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  • I guess there is a misunderstanding. The idea is that I already am grabbing onto their arm that I will use to throw them when I turn around to give up my back. Of course I wouldn't take the risk of just letting them put me in a choke hold. I think I see what you mean, though. – LemmyX Mar 1 at 23:41
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    @LemmyX Perhaps you actually want to ask something like, "Is a shoulder throw attempt worth the risk of having an opponent behind you?" – mattm Mar 2 at 5:08
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I went to a Judo seminar 6 years ago where one of the instructors encouraged me to give up turning 180° when doing hip/shoulder throws. I now do them turning 90°.

This is the entry I use for Seoi Nage. On shorter people, I turn that into O Soto Gari.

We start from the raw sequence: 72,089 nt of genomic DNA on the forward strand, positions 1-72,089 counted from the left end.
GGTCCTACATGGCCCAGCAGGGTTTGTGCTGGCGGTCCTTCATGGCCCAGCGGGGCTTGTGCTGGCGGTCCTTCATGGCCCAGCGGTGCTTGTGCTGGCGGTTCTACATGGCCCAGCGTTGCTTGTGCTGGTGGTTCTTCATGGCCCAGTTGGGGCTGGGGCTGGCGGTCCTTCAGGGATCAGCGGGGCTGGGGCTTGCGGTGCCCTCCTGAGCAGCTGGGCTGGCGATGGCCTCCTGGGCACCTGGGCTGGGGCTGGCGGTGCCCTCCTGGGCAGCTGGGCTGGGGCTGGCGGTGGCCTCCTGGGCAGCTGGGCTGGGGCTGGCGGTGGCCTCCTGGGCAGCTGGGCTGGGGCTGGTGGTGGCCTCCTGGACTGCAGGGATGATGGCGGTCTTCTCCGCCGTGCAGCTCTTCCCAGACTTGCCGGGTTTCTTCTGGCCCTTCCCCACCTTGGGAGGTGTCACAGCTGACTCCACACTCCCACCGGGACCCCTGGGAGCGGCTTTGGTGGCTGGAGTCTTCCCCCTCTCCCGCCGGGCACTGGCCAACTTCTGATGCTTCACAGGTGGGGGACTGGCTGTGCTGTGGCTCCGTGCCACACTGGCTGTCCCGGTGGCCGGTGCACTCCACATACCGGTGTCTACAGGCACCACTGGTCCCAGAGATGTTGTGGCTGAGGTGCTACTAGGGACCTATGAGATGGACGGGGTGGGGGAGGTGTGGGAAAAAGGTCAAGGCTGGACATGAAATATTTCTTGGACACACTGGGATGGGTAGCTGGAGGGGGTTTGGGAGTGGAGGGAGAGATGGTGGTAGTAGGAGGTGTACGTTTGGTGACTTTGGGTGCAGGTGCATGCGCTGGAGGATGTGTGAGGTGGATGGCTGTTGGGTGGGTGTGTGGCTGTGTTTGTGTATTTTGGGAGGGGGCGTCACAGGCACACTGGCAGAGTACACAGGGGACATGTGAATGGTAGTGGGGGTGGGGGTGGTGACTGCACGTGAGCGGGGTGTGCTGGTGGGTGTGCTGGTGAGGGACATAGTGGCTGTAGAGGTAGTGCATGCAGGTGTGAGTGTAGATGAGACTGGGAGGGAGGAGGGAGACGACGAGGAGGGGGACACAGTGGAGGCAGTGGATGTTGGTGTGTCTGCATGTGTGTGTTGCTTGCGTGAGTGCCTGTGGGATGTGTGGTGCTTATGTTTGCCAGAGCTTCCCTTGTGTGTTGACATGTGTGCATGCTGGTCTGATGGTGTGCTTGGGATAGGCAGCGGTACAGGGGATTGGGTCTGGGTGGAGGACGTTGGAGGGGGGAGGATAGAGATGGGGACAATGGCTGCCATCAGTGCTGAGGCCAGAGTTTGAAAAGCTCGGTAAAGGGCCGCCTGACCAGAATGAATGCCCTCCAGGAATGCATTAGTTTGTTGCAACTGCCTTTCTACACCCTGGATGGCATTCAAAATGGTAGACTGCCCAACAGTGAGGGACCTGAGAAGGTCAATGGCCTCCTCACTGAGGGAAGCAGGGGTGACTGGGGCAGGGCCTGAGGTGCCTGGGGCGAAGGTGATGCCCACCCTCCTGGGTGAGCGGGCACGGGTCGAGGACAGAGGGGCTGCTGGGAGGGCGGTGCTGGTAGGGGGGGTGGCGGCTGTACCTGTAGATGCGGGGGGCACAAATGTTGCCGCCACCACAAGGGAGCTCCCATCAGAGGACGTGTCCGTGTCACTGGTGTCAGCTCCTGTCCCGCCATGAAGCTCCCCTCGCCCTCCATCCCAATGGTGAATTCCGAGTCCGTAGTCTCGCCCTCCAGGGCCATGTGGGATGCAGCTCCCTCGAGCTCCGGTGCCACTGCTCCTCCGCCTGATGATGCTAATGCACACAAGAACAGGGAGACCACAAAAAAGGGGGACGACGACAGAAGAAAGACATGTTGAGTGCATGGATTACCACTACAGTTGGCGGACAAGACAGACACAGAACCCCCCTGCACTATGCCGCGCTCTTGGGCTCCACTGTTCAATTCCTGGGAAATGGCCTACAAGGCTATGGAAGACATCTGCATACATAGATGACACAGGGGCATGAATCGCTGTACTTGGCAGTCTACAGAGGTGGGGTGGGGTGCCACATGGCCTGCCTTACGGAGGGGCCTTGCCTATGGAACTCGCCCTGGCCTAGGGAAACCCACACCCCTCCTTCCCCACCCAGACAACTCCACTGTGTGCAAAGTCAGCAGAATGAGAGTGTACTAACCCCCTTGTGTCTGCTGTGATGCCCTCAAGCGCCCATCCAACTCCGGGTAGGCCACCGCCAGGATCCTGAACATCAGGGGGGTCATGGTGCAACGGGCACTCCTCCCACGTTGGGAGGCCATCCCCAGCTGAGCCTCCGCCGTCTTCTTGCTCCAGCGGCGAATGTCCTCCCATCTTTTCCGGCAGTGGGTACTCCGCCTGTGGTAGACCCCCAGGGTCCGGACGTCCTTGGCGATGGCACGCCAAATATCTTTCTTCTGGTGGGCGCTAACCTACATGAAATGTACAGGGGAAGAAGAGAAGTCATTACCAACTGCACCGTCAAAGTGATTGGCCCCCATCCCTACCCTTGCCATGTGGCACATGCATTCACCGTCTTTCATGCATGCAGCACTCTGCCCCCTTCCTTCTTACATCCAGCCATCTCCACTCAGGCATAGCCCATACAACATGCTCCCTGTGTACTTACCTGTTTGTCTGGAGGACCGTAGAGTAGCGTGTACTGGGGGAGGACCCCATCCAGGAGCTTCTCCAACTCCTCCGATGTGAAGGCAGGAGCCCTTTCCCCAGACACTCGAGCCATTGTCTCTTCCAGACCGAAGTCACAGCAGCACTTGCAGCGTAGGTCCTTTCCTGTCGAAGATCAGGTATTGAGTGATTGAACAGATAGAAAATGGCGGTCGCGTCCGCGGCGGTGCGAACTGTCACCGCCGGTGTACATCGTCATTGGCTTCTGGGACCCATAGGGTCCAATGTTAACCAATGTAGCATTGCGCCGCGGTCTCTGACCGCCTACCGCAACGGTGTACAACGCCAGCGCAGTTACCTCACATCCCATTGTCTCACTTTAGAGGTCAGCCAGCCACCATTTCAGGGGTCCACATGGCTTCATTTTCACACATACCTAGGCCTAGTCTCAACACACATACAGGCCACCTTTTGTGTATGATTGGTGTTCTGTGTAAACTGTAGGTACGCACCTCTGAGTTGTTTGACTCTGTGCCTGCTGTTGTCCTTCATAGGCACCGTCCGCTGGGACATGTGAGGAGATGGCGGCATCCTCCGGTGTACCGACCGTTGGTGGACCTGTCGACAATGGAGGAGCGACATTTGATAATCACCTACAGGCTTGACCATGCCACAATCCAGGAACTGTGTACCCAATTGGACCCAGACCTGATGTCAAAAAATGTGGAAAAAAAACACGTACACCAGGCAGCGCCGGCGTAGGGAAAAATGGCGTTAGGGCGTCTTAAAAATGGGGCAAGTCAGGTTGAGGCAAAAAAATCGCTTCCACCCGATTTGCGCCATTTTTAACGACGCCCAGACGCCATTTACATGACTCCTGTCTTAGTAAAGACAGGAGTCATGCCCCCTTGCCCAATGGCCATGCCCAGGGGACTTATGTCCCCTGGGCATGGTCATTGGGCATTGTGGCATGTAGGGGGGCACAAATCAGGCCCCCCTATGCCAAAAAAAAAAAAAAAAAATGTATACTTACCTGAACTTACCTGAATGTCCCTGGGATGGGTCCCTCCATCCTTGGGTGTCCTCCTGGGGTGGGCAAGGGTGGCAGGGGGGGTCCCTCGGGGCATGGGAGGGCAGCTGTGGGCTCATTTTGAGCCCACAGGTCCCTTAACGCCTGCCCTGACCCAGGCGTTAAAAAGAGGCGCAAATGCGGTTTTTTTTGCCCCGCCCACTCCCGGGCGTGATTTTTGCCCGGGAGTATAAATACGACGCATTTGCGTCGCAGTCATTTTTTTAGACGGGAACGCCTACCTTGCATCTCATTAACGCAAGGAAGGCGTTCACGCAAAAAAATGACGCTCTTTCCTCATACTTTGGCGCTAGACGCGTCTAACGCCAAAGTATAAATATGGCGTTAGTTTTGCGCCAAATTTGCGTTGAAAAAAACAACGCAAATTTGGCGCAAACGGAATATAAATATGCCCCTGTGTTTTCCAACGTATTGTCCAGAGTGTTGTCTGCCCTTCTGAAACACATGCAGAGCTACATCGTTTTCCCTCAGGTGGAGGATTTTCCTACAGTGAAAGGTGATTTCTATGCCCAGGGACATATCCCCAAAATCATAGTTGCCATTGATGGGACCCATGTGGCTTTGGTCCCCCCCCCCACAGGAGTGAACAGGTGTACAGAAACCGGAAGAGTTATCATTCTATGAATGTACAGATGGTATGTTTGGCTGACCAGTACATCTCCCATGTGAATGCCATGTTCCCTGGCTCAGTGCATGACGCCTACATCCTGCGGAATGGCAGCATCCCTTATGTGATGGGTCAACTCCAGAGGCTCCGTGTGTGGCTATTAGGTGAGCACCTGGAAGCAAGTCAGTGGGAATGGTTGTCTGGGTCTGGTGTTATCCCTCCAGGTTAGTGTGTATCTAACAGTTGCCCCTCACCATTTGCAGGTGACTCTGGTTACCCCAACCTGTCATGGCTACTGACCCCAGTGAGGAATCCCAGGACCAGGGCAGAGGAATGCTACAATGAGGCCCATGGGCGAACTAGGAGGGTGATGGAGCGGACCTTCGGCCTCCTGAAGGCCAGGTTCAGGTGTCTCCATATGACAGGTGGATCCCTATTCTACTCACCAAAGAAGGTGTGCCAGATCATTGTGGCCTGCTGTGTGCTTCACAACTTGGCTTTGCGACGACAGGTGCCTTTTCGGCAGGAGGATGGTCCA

I'll teach people the classic entries for hip/shoulder throws, but I will have them drill these alternate entries.

[Edit]
I'll add that if you can find someone skilled in Judo to teach you Seoi Nage, ask them to help you.

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  • 1
    Your description does not do this entry justice. The entry uses uke's movement to allow tori to enter fully (tori's back to uke's front) while tori turns only 90 degrees. This is very efficient from a movement standpoint, but the answer does not address the question's concern with turning the back to uke. – mattm Mar 3 at 3:26
  • @mattm His description of going for this throw after someone gets behind you is not something that I would teach. Especially not as your first exposure to it. But I'm not surprised that he would see this is a BJJ class. – tye649 Mar 3 at 23:08